Wednesday, July 31, 2013

Minor Car Repairs

A few weeks ago, I shared the story of my car and how it was falling apart. Then, I did nothing about it whatsoever.

Yesterday I decided that just because the car was crumbling to bits didn't mean that it also had to be filthy, so I went to get it washed. Typically, I'd drive a block from my office to the Presidential Car Wash, where I'd pay for the most basic package --express value something or other.  But because of the broken rearview mirror, I was hesitant to send it through the car wash tunnel with all its spinning brushes and aggressive water streams.

Instead, I went to one of those do-it-yourself car wash places that I've never seen the point of and still don't. Like, for the same price as the express value whatever, you can do all the work yourself and come back from your lunch break redfaced and sweaty, with soaking wet soapy shoes.

But okay. After bumbling my way through the 8-step, 3 brush car-washing process, swiping my credit card for extra time twice, my car was cleanish and I drove into the vacuuming/detailing section.

While leaning over the backseat, shoving the vacuuming wand under the driver's seat and debating if throwing out spare change was bad for one's financial karma, I found myself face to face with the broken center console.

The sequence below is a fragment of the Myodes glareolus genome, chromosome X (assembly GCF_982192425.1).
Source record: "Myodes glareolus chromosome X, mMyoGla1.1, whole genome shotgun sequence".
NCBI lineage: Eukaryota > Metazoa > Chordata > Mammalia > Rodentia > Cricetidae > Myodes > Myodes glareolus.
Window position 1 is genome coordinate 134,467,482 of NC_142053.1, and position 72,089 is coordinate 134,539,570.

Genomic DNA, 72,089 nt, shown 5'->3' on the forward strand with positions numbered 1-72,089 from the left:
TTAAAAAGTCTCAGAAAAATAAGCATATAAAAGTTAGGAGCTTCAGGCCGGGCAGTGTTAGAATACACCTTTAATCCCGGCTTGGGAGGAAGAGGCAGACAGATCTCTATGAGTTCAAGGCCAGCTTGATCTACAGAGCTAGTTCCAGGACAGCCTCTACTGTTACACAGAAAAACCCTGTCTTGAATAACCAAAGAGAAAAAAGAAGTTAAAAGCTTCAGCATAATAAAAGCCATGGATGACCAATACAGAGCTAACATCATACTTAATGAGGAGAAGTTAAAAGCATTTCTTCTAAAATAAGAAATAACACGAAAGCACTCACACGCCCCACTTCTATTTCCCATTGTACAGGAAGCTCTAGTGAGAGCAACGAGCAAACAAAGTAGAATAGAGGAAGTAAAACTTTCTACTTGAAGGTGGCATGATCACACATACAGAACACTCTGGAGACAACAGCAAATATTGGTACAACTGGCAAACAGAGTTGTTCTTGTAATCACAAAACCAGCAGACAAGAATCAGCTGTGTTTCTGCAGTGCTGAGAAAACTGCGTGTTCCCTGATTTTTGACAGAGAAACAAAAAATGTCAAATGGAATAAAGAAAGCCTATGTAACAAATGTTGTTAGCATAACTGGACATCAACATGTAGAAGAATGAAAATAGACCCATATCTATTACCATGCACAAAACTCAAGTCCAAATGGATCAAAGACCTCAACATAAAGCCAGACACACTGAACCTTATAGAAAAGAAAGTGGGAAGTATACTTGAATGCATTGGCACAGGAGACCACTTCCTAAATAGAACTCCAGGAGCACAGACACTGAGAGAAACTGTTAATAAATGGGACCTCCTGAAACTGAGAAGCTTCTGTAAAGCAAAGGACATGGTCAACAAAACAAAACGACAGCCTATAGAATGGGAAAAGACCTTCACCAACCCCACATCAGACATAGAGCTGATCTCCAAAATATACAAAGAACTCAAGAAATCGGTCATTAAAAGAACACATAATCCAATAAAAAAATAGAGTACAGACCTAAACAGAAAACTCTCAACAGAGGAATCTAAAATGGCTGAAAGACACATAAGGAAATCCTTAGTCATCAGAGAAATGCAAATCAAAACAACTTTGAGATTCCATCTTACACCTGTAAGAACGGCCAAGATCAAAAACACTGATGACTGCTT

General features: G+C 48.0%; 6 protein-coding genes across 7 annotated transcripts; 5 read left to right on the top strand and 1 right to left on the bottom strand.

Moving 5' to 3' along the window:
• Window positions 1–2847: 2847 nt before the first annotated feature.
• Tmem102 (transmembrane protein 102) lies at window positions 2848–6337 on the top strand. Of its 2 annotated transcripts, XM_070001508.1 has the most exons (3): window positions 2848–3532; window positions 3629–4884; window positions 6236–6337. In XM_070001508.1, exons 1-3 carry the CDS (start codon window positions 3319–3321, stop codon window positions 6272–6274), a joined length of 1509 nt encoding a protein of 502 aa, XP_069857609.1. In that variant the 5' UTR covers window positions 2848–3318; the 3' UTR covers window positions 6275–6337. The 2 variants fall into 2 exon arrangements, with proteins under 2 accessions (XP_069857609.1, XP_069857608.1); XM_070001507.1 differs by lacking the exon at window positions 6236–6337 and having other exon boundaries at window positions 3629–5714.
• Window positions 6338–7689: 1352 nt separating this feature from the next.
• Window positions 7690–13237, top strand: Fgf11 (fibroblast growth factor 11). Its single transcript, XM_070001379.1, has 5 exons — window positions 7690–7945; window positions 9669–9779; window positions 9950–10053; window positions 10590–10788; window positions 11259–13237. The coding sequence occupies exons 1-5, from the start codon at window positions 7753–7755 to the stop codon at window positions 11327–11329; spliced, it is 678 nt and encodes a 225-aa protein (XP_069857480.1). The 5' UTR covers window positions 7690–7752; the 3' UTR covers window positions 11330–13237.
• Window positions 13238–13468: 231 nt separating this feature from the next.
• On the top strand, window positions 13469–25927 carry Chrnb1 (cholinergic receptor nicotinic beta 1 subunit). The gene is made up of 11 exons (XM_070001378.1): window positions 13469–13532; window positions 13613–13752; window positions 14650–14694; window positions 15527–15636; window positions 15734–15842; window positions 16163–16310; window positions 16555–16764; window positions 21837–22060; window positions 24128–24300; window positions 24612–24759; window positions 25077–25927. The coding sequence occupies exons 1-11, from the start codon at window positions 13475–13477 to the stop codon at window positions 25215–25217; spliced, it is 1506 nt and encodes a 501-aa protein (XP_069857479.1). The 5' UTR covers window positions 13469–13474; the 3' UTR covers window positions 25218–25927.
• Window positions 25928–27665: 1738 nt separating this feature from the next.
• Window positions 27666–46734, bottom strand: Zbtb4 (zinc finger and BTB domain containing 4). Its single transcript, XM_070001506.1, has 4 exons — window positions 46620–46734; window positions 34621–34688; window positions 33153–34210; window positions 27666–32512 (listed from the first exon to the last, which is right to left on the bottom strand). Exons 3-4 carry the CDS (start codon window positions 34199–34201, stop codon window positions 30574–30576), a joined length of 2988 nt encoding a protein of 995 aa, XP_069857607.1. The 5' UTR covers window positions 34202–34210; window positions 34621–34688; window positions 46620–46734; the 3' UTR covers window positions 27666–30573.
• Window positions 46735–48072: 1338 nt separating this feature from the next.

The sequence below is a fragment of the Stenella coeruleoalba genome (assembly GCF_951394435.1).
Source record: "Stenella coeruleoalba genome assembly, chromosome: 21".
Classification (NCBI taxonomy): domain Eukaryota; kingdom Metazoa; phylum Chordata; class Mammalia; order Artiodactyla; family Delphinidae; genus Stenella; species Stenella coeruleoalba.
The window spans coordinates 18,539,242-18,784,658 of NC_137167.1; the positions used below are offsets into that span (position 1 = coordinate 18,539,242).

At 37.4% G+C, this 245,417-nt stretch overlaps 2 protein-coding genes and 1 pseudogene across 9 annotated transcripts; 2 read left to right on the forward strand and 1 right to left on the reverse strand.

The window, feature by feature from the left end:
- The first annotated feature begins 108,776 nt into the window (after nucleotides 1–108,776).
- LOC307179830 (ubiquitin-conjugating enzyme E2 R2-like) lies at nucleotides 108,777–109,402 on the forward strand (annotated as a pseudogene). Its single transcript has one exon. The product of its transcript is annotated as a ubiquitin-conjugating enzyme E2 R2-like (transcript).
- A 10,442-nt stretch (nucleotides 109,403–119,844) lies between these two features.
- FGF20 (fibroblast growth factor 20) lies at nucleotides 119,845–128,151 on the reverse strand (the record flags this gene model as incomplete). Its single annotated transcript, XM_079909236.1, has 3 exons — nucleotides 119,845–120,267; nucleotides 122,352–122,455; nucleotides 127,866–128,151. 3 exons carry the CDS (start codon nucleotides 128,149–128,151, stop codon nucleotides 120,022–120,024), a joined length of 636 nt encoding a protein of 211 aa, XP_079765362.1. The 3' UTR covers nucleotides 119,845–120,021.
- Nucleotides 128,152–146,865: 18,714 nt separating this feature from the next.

Upon closer examination, I realized that all I really needed to do was click it back into place and attach the round cap to the side and... perfection!

There was only one "extra" piece that I didn't include.

That was surprisingly easy. It begged the question: Was my car's bad condition partially a result of my own neglect? I know, it seems far fetched...

I turned my attention to the dislodged rear view mirror.  After my initial roadside repair with the help of a nearby contractor, I was driving this around:

It held up for about 3 days, until I was driving on the freeway and the tape began to unstick, little by little, until pieces of it were flapping in the breeze as I zoomed along at 70 mph. Afraid the whole thing would come undone and cause a series of catastrophic events ending in a 20-car pile up, I drove for several miles with the window down and my left hand securing the mirror.

As soon as I exited the freeway I found a Walgreens and stopped in to buy some duct tape. They only had black, not the regular gray that's the shade of pencil lead. That's weird, right? I bought it and added another layer of tape in critical areas.

The mirror looked really really stupid by this point. Even worse than before, which I didn't think was possible considering where we began.

At any rate, while at the DIY car wash place, I ripped off all of the tape and started fresh. And, call me crazy, but if you squint a little and don't look directly at it, you don't even notice the tape.

Now on a roll, I worked on the seatbelt holder thingy, which was a little tricky to click back into place, but was once again in working order.

And in a final act of car-loving desperation, I sprung for the Armor All kit ($3.00 in quarters at the vending machine) and wiped down the dashboard.

Using the phrase, "good as new" would be an overstatement here, but the car's looking better than it has in years.

From a distance.

1 comment:

  1. this is very interesting. that screw like thing in your hand, black plastic, cross pattern of the head? While cleaning my basement yesterday I came across the exact same thing, held in my hand and asked myself, "what the hell is this?"

    an odd intersection of two bloggers indeed. Have a great day, your cars looks good :)